The TRUTH about BMI (Body Mass Index)

by | Nov 15, 2021 | Physical Training, Tips & Tricks

Welcome to the Fitness Adaptive live podcast! Today’s topic is BMI or body mass index. BMI is a common body composition measurement that is misunderstood and usually inaccurate. I came across BMI when I first started studying fitness. I started reading about it and thought, “This isn’t a very accurate form of measuring body composition.”

What is BMI?

BMI is measured by taking your total body weight, and dividing it by your body height. In the metric scale, take your weight in kilograms and divide it by your height in meters squared. In the imperial system, take your weight in pounds, multiply it by 703, and divide it by your height in inches squared. These equations take your total weight divided by your height. The resulting number is classified in a weight status, to determine if you are maintaining a healthy weight. (See the chart below for BMI classifications for weight.) Generally, these BMI equations are completely inaccurate for determining obesity levels. 

Why is BMI inaccurate?

When someone is overweight or obese, it simply means that they have excess body fat. (Refer to the body fat percentage chart below for body fat classifications.) When someone wants to lose weight, they typically want to burn off body fat. BMI takes your total weight divided by your total height to determine obesity level. The problem is that BMI only takes into account your total body weight. It doesn’t take into account how much of that weight comes from body fat and how much of that weight comes from lean muscle mass. 

Muscle weighs more than fat, so using your weight and height to determine if your weight is healthy can give flawed results. If you are someone with a lot of muscle mass, your BMI may be higher, implying an unhealthy, high weight. If you are someone with very little muscle mass, your BMI may be lower, while your body fat percentage is actually high. 

Here are a couple examples. 

Client A: 20 year old male, 6’3, 140lbs,  25% body fat

Client B: 30 year old male, 5’8, 200lbs, 8% body fat. 

If we calculate BMI for these clients we get different story:

Client A: 140/752x703=140/5625×703 = 17.49

Client B: 200/682x703=200/4624×703 = 30.4 

On the BMI scale, client A is underweight with a 17.49 BMI, however, on the body fat percent scale, 25% body fat is classified as obese, so he is obese on the body fat scale, but underweight on the BMI scale. On the BMI scale, client B is obese with a 30.4 BMI, however, on the body fat percent scale, 8% is classified as very lean, so he is obese on the BMI scale, but very lean on the body fat percent scale. As you can see from these two examples, BMI is not a reliable form of measurement. 

The fact is, whether you are overweight or underweight, is determined by your body fat percentage, not your total weight. When people want to lose weight, they typically want to lose body fat. When people want to gain weight, they typically want to put on muscle. BMI is not a method of determining whether you are overweight or underweight because obesity is classified by body fat percentage, not weight. BMI doesn’t take into account how much of your weight is muscle mass, and how much of your weight is body fat.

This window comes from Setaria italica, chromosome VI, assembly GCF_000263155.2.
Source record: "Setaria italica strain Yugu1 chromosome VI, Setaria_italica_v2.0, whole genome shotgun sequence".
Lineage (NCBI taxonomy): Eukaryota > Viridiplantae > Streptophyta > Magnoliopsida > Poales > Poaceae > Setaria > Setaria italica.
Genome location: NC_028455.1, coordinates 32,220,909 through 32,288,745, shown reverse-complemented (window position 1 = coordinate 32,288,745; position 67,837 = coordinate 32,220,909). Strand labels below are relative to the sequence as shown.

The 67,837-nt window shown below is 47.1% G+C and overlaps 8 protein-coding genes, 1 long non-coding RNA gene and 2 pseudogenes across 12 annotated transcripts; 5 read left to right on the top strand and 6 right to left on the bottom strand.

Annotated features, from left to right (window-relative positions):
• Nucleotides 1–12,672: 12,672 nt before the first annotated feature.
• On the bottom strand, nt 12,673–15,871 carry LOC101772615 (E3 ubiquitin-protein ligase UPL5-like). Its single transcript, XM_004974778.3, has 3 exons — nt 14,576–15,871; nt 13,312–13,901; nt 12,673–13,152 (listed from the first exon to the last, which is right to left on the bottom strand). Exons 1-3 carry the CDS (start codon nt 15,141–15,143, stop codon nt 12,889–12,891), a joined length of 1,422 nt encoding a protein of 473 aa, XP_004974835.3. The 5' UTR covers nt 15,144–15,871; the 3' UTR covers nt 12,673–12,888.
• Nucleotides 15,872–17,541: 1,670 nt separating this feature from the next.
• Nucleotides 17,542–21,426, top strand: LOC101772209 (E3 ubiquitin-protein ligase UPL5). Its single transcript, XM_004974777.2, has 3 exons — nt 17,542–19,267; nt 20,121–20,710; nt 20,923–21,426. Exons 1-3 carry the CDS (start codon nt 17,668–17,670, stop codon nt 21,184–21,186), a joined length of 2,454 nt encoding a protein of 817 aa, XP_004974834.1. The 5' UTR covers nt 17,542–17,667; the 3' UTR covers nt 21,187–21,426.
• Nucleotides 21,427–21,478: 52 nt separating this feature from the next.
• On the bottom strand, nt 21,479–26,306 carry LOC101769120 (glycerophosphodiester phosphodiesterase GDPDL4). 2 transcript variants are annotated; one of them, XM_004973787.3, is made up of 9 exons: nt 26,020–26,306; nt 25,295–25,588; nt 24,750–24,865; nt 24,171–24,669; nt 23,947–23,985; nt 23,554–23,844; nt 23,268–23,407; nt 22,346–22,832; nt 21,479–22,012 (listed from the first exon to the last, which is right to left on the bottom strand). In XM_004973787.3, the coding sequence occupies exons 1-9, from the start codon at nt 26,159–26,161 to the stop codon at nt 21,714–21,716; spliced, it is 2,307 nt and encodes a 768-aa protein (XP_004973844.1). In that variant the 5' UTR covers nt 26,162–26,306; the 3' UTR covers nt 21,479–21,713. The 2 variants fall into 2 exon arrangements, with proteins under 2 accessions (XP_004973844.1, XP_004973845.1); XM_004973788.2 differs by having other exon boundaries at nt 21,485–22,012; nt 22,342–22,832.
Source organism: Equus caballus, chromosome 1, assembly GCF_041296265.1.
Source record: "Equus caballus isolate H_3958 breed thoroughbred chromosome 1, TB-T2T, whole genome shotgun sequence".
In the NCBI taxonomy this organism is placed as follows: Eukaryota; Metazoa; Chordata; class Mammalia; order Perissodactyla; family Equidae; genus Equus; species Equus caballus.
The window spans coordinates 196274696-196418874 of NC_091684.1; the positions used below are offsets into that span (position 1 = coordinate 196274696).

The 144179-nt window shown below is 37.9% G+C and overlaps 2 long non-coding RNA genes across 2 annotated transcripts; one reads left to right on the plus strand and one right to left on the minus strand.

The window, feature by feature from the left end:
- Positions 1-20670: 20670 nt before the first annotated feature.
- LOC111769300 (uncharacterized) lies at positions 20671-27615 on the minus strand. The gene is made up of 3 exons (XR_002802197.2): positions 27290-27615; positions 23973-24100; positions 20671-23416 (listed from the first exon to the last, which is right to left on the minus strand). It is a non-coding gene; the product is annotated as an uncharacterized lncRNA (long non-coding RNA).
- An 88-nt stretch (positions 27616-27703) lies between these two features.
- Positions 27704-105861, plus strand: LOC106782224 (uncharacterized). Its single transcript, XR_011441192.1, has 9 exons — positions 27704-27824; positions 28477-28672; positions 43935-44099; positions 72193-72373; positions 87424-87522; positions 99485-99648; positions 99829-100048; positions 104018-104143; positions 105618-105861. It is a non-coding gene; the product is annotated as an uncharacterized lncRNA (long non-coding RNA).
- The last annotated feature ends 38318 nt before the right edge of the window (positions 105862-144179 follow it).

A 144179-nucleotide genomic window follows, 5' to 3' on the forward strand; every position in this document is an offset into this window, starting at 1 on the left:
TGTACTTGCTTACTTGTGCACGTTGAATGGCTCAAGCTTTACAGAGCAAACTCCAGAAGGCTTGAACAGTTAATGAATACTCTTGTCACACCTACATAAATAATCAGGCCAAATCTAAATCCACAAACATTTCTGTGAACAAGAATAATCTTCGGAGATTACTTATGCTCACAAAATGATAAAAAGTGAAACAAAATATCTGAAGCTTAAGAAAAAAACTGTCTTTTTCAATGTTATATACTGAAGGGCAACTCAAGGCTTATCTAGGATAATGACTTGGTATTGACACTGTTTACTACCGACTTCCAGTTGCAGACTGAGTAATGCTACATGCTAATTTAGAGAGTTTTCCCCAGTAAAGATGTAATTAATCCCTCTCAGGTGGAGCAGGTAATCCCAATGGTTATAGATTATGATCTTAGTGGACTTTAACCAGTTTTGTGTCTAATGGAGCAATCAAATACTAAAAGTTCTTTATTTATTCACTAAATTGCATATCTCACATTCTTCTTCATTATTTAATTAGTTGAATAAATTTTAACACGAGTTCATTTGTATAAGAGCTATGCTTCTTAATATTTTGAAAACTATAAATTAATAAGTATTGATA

Start your fitness journey!

If you are interested in losing weight, looking better, feeling better, and living healthier, check out Fitness Adaptive. I have a weight loss course that specifically goes over how to lose weight, how to track your progress, weight loss myths, and how to calculate nutritional needs for weight loss. If you have any questions or if you’re ready to take your abilities to the next level, contact me. Test my methods and prove its ability to produce results. Check out my website for information on courses, training and more fitness tips. Contact me and let’s go over your goals. This is my invitation to you, to take the next step and get the results that YOU WANT!

 

BMI Classification                                BMI(kg/m2)(lb/in2 x703)               Obesity Class

Underweight

    <18.5

 

Normal

    18.5-24.9

 

Overweight

    25.0-29.9

 

Obese

    30.0-34.9

            1

 

    35.0-39.9

            2

Extreme Obesity

    >40.0

            3

 

                                                         Body Fat Percent Scale(Male)

Age

Very Lean

<5(not recommended)

3-7

4-10

5-13

8-16

11-17

12-18

Lean(Low)

5-10

8-10

11-13

15-17

17-19

19-21

19-20

Leaner Than Average

11-12

14-16

18-20

20-22

22-23

21-22

Average(Mid)

11-25

13-15

17-19

21-22

23-24

24-25

23-24

Fatter Than Average

16-18

20-22

23-25

25-27

26-27

25-26

Fat(Upper)

26-31

19-21

23-26

26-28

28-30

28-29

27-29

Obese

>31

23-35

27-38

29-39

31-40

31-40

30-39

Male Rating        6-17                   18-25      26-35       36-45     46-55    56-65      66+

 

                                                                                     

Body Fat Percent Scale(Female)

Age

 Female Rating        6-17                18-25      26-35        36-45     46-55    56-65     66+

Very Lean

<12(not recommended)

9-17

7-16

9-18

12-21

12-22

11-20

Lean(Low)

12-15

18-19

18-20

19-22

23-25

24-26

22-25

Leaner Than Average

20-21

21-22

23-25

26-28

27-29

26-28

Average(Mid)

16-30

22-23

23-25

26-28

29-30

30-32

29-31

Fatter Than Average

24-26

26-28

29-31

31-33

33-35

32-34

Fat(Upper)

31-36

27-30

29-32

32-35

34-37

36-38

35-37

Obese

>36

32-43

34-46

37-47

39-50

39-49

38-45

 

                    

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